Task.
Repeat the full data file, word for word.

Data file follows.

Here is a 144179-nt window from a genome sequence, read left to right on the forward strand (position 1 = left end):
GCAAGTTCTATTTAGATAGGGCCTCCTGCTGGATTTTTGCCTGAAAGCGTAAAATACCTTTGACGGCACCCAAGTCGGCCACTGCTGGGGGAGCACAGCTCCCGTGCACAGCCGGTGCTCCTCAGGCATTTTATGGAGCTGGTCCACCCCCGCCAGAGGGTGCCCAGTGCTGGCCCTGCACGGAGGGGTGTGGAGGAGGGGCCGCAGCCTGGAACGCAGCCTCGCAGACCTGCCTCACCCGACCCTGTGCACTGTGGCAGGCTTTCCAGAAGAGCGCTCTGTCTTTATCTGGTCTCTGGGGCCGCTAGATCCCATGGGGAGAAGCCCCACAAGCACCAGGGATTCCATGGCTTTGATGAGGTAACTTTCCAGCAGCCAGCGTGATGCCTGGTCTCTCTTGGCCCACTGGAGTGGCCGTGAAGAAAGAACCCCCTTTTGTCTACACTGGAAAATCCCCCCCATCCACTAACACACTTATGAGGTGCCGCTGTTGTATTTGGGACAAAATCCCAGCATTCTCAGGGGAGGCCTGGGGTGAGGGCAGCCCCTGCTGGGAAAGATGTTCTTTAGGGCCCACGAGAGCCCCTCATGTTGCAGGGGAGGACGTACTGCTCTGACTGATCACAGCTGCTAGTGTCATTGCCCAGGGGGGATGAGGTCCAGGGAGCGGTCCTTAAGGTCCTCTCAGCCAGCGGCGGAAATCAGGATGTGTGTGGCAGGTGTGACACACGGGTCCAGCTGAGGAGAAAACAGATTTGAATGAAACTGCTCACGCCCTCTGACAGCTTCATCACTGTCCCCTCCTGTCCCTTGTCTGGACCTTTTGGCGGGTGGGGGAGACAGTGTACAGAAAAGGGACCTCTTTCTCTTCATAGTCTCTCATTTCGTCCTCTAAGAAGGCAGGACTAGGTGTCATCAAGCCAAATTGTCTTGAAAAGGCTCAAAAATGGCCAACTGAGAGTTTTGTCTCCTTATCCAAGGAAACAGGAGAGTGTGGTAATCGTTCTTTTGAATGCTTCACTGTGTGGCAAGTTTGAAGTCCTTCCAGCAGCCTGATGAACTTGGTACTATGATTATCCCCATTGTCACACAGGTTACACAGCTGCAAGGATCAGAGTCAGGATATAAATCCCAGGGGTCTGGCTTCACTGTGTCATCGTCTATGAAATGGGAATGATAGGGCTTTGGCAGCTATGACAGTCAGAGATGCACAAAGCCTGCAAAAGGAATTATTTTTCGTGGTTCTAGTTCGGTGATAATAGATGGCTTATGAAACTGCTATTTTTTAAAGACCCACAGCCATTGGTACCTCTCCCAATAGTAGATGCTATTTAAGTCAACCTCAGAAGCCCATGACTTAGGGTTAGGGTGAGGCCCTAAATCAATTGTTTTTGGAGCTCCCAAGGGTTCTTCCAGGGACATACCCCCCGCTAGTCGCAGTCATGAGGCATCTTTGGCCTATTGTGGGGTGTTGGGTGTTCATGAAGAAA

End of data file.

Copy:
Here is a 144179-nt window from a genome sequence, read left to right on the forward strand (position 1 = left end):
GCAAGTTCTATTTAGATAGGGCCTCCTGCTGGATTTTTGCCTGAAAGCGTAAAATACCTTTGACGGCACCCAAGTCGGCCACTGCTGGGGGAGCACAGCTCCCGTGCACAGCCGGTGCTCCTCAGGCATTTTATGGAGCTGGTCCACCCCCGCCAGAGGGTGCCCAGTGCTGGCCCTGCACGGAGGGGTGTGGAGGAGGGGCCGCAGCCTGGAACGCAGCCTCGCAGACCTGCCTCACCCGACCCTGTGCACTGTGGCAGGCTTTCCAGAAGAGCGCTCTGTCTTTATCTGGTCTCTGGGGCCGCTAGATCCCATGGGGAGAAGCCCCACAAGCACCAGGGATTCCATGGCTTTGATGAGGTAACTTTCCAGCAGCCAGCGTGATGCCTGGTCTCTCTTGGCCCACTGGAGTGGCCGTGAAGAAAGAACCCCCTTTTGTCTACACTGGAAAATCCCCCCCATCCACTAACACACTTATGAGGTGCCGCTGTTGTATTTGGGACAAAATCCCAGCATTCTCAGGGGAGGCCTGGGGTGAGGGCAGCCCCTGCTGGGAAAGATGTTCTTTAGGGCCCACGAGAGCCCCTCATGTTGCAGGGGAGGACGTACTGCTCTGACTGATCACAGCTGCTAGTGTCATTGCCCAGGGGGGATGAGGTCCAGGGAGCGGTCCTTAAGGTCCTCTCAGCCAGCGGCGGAAATCAGGATGTGTGTGGCAGGTGTGACACACGGGTCCAGCTGAGGAGAAAACAGATTTGAATGAAACTGCTCACGCCCTCTGACAGCTTCATCACTGTCCCCTCCTGTCCCTTGTCTGGACCTTTTGGCGGGTGGGGGAGACAGTGTACAGAAAAGGGACCTCTTTCTCTTCATAGTCTCTCATTTCGTCCTCTAAGAAGGCAGGACTAGGTGTCATCAAGCCAAATTGTCTTGAAAAGGCTCAAAAATGGCCAACTGAGAGTTTTGTCTCCTTATCCAAGGAAACAGGAGAGTGTGGTAATCGTTCTTTTGAATGCTTCACTGTGTGGCAAGTTTGAAGTCCTTCCAGCAGCCTGATGAACTTGGTACTATGATTATCCCCATTGTCACACAGGTTACACAGCTGCAAGGATCAGAGTCAGGATATAAATCCCAGGGGTCTGGCTTCACTGTGTCATCGTCTATGAAATGGGAATGATAGGGCTTTGGCAGCTATGACAGTCAGAGATGCACAAAGCCTGCAAAAGGAATTATTTTTCGTGGTTCTAGTTCGGTGATAATAGATGGCTTATGAAACTGCTATTTTTTAAAGACCCACAGCCATTGGTACCTCTCCCAATAGTAGATGCTATTTAAGTCAACCTCAGAAGCCCATGACTTAGGGTTAGGGTGAGGCCCTAAATCAATTGTTTTTGGAGCTCCCAAGGGTTCTTCCAGGGACATACCCCCCGCTAGTCGCAGTCATGAGGCATCTTTGGCCTATTGTGGGGTGTTGGGTGTTCATGAAGAAA